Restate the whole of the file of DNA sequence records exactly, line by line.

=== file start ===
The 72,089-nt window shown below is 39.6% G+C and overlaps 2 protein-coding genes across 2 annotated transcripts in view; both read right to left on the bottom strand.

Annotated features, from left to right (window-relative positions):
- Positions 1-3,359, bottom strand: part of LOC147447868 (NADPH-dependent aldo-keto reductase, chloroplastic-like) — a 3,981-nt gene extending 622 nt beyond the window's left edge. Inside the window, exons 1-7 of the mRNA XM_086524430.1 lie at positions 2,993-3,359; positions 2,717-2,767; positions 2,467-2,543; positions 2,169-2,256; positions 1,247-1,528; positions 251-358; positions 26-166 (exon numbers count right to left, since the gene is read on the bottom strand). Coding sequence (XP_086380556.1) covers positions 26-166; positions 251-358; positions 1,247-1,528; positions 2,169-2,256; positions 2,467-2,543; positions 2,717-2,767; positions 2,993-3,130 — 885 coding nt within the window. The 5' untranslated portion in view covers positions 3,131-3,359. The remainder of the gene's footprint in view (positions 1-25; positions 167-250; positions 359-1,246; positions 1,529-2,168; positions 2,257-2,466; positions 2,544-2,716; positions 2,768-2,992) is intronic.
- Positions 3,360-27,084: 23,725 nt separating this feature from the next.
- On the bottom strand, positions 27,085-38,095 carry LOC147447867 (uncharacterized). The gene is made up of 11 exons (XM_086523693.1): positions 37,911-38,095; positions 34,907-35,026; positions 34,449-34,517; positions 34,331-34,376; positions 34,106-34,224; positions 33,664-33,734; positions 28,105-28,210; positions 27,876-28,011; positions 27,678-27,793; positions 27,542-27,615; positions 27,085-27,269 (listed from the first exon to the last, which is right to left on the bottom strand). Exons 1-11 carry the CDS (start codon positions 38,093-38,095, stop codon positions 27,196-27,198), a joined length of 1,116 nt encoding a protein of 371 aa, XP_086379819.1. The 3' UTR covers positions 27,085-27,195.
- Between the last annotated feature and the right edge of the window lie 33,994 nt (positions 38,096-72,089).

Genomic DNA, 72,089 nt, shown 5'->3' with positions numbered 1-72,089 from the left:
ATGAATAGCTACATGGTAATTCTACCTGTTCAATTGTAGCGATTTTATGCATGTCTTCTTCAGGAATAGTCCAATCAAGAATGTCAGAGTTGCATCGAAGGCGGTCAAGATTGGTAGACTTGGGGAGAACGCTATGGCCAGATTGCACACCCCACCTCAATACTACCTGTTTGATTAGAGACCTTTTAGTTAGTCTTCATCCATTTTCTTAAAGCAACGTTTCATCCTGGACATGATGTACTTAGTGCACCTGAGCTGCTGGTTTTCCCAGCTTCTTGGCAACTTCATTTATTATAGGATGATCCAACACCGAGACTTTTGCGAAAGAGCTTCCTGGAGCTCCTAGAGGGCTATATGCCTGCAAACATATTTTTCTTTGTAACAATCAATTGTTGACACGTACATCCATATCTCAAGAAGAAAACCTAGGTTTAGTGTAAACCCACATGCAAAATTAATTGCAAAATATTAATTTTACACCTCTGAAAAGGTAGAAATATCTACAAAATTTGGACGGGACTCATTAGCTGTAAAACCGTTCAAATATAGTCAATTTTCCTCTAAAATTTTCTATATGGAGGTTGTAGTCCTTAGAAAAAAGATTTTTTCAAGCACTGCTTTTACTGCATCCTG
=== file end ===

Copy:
The 72,089-nt window shown below is 39.6% G+C and overlaps 2 protein-coding genes across 2 annotated transcripts in view; both read right to left on the bottom strand.

Annotated features, from left to right (window-relative positions):
- Positions 1-3,359, bottom strand: part of LOC147447868 (NADPH-dependent aldo-keto reductase, chloroplastic-like) — a 3,981-nt gene extending 622 nt beyond the window's left edge. Inside the window, exons 1-7 of the mRNA XM_086524430.1 lie at positions 2,993-3,359; positions 2,717-2,767; positions 2,467-2,543; positions 2,169-2,256; positions 1,247-1,528; positions 251-358; positions 26-166 (exon numbers count right to left, since the gene is read on the bottom strand). Coding sequence (XP_086380556.1) covers positions 26-166; positions 251-358; positions 1,247-1,528; positions 2,169-2,256; positions 2,467-2,543; positions 2,717-2,767; positions 2,993-3,130 — 885 coding nt within the window. The 5' untranslated portion in view covers positions 3,131-3,359. The remainder of the gene's footprint in view (positions 1-25; positions 167-250; positions 359-1,246; positions 1,529-2,168; positions 2,257-2,466; positions 2,544-2,716; positions 2,768-2,992) is intronic.
- Positions 3,360-27,084: 23,725 nt separating this feature from the next.
- On the bottom strand, positions 27,085-38,095 carry LOC147447867 (uncharacterized). The gene is made up of 11 exons (XM_086523693.1): positions 37,911-38,095; positions 34,907-35,026; positions 34,449-34,517; positions 34,331-34,376; positions 34,106-34,224; positions 33,664-33,734; positions 28,105-28,210; positions 27,876-28,011; positions 27,678-27,793; positions 27,542-27,615; positions 27,085-27,269 (listed from the first exon to the last, which is right to left on the bottom strand). Exons 1-11 carry the CDS (start codon positions 38,093-38,095, stop codon positions 27,196-27,198), a joined length of 1,116 nt encoding a protein of 371 aa, XP_086379819.1. The 3' UTR covers positions 27,085-27,195.
- Between the last annotated feature and the right edge of the window lie 33,994 nt (positions 38,096-72,089).

Genomic DNA, 72,089 nt, shown 5'->3' with positions numbered 1-72,089 from the left:
ATGAATAGCTACATGGTAATTCTACCTGTTCAATTGTAGCGATTTTATGCATGTCTTCTTCAGGAATAGTCCAATCAAGAATGTCAGAGTTGCATCGAAGGCGGTCAAGATTGGTAGACTTGGGGAGAACGCTATGGCCAGATTGCACACCCCACCTCAATACTACCTGTTTGATTAGAGACCTTTTAGTTAGTCTTCATCCATTTTCTTAAAGCAACGTTTCATCCTGGACATGATGTACTTAGTGCACCTGAGCTGCTGGTTTTCCCAGCTTCTTGGCAACTTCATTTATTATAGGATGATCCAACACCGAGACTTTTGCGAAAGAGCTTCCTGGAGCTCCTAGAGGGCTATATGCCTGCAAACATATTTTTCTTTGTAACAATCAATTGTTGACACGTACATCCATATCTCAAGAAGAAAACCTAGGTTTAGTGTAAACCCACATGCAAAATTAATTGCAAAATATTAATTTTACACCTCTGAAAAGGTAGAAATATCTACAAAATTTGGACGGGACTCATTAGCTGTAAAACCGTTCAAATATAGTCAATTTTCCTCTAAAATTTTCTATATGGAGGTTGTAGTCCTTAGAAAAAAGATTTTTTCAAGCACTGCTTTTACTGCATCCTG